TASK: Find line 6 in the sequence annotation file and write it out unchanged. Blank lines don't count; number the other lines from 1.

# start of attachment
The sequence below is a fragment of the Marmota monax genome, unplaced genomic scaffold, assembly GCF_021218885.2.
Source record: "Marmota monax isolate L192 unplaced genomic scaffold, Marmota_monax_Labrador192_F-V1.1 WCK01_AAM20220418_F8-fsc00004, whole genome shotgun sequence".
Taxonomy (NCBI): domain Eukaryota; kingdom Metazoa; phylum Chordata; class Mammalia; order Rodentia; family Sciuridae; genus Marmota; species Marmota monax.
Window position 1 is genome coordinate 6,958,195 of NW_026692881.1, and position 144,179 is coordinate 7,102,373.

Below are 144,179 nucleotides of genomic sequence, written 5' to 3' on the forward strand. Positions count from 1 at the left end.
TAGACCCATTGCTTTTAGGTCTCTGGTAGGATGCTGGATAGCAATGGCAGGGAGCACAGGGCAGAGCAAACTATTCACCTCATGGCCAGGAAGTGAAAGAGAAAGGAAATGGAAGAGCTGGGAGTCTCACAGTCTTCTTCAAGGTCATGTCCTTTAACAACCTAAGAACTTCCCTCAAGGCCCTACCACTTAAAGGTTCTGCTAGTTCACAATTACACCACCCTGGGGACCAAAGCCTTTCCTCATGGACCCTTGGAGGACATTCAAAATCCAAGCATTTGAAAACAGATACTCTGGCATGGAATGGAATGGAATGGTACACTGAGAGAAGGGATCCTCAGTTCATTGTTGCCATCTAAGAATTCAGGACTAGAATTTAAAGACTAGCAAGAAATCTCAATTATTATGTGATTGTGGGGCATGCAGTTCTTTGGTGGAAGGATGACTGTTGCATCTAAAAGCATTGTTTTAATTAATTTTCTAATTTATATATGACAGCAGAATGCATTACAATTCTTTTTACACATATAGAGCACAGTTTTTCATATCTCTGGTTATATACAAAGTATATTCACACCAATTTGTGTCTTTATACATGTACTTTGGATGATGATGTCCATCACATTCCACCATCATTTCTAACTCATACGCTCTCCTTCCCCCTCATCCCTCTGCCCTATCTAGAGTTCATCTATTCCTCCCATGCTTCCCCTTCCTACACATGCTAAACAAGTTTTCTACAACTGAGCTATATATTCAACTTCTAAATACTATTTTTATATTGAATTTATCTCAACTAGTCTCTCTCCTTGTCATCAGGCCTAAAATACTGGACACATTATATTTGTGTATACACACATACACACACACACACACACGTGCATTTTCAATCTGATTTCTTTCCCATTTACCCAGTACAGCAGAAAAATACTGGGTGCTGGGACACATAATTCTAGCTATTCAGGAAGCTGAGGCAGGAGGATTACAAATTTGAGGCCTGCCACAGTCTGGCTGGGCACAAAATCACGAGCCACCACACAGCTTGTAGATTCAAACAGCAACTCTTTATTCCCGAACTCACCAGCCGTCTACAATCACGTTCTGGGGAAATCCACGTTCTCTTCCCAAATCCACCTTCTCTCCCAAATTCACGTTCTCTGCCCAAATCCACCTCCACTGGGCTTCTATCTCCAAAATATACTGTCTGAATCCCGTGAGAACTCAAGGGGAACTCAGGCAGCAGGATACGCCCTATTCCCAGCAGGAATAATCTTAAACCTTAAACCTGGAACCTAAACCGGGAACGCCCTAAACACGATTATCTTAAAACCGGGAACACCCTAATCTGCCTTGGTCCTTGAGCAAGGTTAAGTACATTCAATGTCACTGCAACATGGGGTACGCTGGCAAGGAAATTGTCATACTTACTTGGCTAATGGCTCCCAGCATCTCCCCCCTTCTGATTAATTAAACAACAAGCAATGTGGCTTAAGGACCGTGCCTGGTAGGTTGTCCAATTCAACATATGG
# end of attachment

TAGACCCATTGCTTTTAGGTCTCTGGTAGGATGCTGGATAGCAATGGCAGGGAGCACAGGGCAGAGCAAACTATTCACCTCATGGCCAGGAAGTGAAAGAGAAAGGAAATGGAAGAGCTGGGAGTCTCACAGTCTTCTTCAAGGTCATGTCCTTTAACAACCTAAGAACTTCCCTCAAGGCCCTACCACTTAAAGGTTCTGCTAGTTCACAATTACACCACCCTGGGGACCAAAGCCTTTCCTCATGGACCCTTGGAGGACATTCAAAATCCAAGCATTTGAAAACAGATACTCTGGCATGGAATGGAATGGAATGGTACACTGAGAGAAGGGATCCTCAGTTCATTGTTGCCATCTAAGAATTCAGGACTAGAATTTAAAGACTAGCAAGAAATCTCAATTATTATGTGATTGTGGGGCATGCAGTTCTTTGGTGGAAGGATGACTGTTGCATCTAAAAGCATTGTTTTAATTAATTTTCTAATTTATATATGACAGCAGAATGCATTACAATTCTTTTTACACATATAGAGCACAGTTTTTCATATCTCTGGTTATATACAAAGTATATTCACACCAATTTGTGTCTTTATACATGTACTTTGGATGATGATGTCCATCACATTCCACCATCATTTCTAACTCATACGCTCTCCTTCCCCCTCATCCCTCTGCCCTATCTAGAGTTCATCTATTCCTCCCATGCTTCCCCTTCCTACACATGCTAAACAAGTTTTCTACAACTGAGCTATATATTCAACTTCTAAATACTATTTTTATATTGAATTTATCTCAACTAGTCTCTCTCCTTGTCATCAGGCCTAAAATACTGGACACATTATATTTGTGTATACACACATACACACACACACACACACGTGCATTTTCAATCTGATTTCTTTCCCATTTACCCAGTACAGCAGAAAAATACTGGGTGCTGGGACACATAATTCTAGCTATTCAGGAAGCTGAGGCAGGAGGATTACAAATTTGAGGCCTGCCACAGTCTGGCTGGGCACAAAATCACGAGCCACCACACAGCTTGTAGATTCAAACAGCAACTCTTTATTCCCGAACTCACCAGCCGTCTACAATCACGTTCTGGGGAAATCCACGTTCTCTTCCCAAATCCACCTTCTCTCCCAAATTCACGTTCTCTGCCCAAATCCACCTCCACTGGGCTTCTATCTCCAAAATATACTGTCTGAATCCCGTGAGAACTCAAGGGGAACTCAGGCAGCAGGATACGCCCTATTCCCAGCAGGAATAATCTTAAACCTTAAACCTGGAACCTAAACCGGGAACGCCCTAAACACGATTATCTTAAAACCGGGAACACCCTAATCTGCCTTGGTCCTTGAGCAAGGTTAAGTACATTCAATGTCACTGCAACATGGGGTACGCTGGCAAGGAAATTGTCATACTTACTTGGCTAATGGCTCCCAGCATCTCCCCCCTTCTGATTAATTAAACAACAAGCAATGTGGCTTAAGGACCGTGCCTGGTAGGTTGTCCAATTCAACATATGG